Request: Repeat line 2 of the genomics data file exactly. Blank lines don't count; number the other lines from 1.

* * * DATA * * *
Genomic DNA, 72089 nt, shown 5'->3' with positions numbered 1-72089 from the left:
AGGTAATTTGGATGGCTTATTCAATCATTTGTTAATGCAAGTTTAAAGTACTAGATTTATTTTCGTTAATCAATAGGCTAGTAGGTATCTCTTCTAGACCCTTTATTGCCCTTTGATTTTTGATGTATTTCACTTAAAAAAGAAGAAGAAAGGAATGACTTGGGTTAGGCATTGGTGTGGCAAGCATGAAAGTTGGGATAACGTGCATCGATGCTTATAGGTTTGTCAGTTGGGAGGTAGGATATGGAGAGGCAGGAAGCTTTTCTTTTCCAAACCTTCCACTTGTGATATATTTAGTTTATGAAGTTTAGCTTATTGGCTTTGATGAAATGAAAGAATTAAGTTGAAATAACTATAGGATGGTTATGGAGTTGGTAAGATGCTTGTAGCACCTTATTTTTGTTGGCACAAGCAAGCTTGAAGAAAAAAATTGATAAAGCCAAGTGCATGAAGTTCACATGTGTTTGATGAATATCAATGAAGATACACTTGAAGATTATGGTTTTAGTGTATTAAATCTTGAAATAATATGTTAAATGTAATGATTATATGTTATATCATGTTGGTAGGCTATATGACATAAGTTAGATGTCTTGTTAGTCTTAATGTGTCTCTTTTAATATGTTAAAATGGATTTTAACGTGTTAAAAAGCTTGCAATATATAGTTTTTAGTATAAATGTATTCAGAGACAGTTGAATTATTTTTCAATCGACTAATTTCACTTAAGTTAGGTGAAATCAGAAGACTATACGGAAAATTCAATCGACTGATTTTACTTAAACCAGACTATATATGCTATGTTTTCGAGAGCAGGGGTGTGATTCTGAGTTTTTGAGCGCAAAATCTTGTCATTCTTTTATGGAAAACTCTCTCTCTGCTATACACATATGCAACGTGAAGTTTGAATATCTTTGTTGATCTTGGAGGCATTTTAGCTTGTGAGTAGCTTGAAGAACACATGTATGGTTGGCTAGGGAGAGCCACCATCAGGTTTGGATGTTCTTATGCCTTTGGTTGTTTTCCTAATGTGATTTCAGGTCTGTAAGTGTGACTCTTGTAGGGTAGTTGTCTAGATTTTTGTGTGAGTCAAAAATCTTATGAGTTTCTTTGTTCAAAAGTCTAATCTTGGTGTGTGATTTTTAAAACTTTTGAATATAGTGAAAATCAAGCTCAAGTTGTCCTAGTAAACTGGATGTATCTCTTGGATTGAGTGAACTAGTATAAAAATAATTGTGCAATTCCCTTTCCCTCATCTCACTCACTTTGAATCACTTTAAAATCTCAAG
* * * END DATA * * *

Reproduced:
AGGTAATTTGGATGGCTTATTCAATCATTTGTTAATGCAAGTTTAAAGTACTAGATTTATTTTCGTTAATCAATAGGCTAGTAGGTATCTCTTCTAGACCCTTTATTGCCCTTTGATTTTTGATGTATTTCACTTAAAAAAGAAGAAGAAAGGAATGACTTGGGTTAGGCATTGGTGTGGCAAGCATGAAAGTTGGGATAACGTGCATCGATGCTTATAGGTTTGTCAGTTGGGAGGTAGGATATGGAGAGGCAGGAAGCTTTTCTTTTCCAAACCTTCCACTTGTGATATATTTAGTTTATGAAGTTTAGCTTATTGGCTTTGATGAAATGAAAGAATTAAGTTGAAATAACTATAGGATGGTTATGGAGTTGGTAAGATGCTTGTAGCACCTTATTTTTGTTGGCACAAGCAAGCTTGAAGAAAAAAATTGATAAAGCCAAGTGCATGAAGTTCACATGTGTTTGATGAATATCAATGAAGATACACTTGAAGATTATGGTTTTAGTGTATTAAATCTTGAAATAATATGTTAAATGTAATGATTATATGTTATATCATGTTGGTAGGCTATATGACATAAGTTAGATGTCTTGTTAGTCTTAATGTGTCTCTTTTAATATGTTAAAATGGATTTTAACGTGTTAAAAAGCTTGCAATATATAGTTTTTAGTATAAATGTATTCAGAGACAGTTGAATTATTTTTCAATCGACTAATTTCACTTAAGTTAGGTGAAATCAGAAGACTATACGGAAAATTCAATCGACTGATTTTACTTAAACCAGACTATATATGCTATGTTTTCGAGAGCAGGGGTGTGATTCTGAGTTTTTGAGCGCAAAATCTTGTCATTCTTTTATGGAAAACTCTCTCTCTGCTATACACATATGCAACGTGAAGTTTGAATATCTTTGTTGATCTTGGAGGCATTTTAGCTTGTGAGTAGCTTGAAGAACACATGTATGGTTGGCTAGGGAGAGCCACCATCAGGTTTGGATGTTCTTATGCCTTTGGTTGTTTTCCTAATGTGATTTCAGGTCTGTAAGTGTGACTCTTGTAGGGTAGTTGTCTAGATTTTTGTGTGAGTCAAAAATCTTATGAGTTTCTTTGTTCAAAAGTCTAATCTTGGTGTGTGATTTTTAAAACTTTTGAATATAGTGAAAATCAAGCTCAAGTTGTCCTAGTAAACTGGATGTATCTCTTGGATTGAGTGAACTAGTATAAAAATAATTGTGCAATTCCCTTTCCCTCATCTCACTCACTTTGAATCACTTTAAAATCTCAAG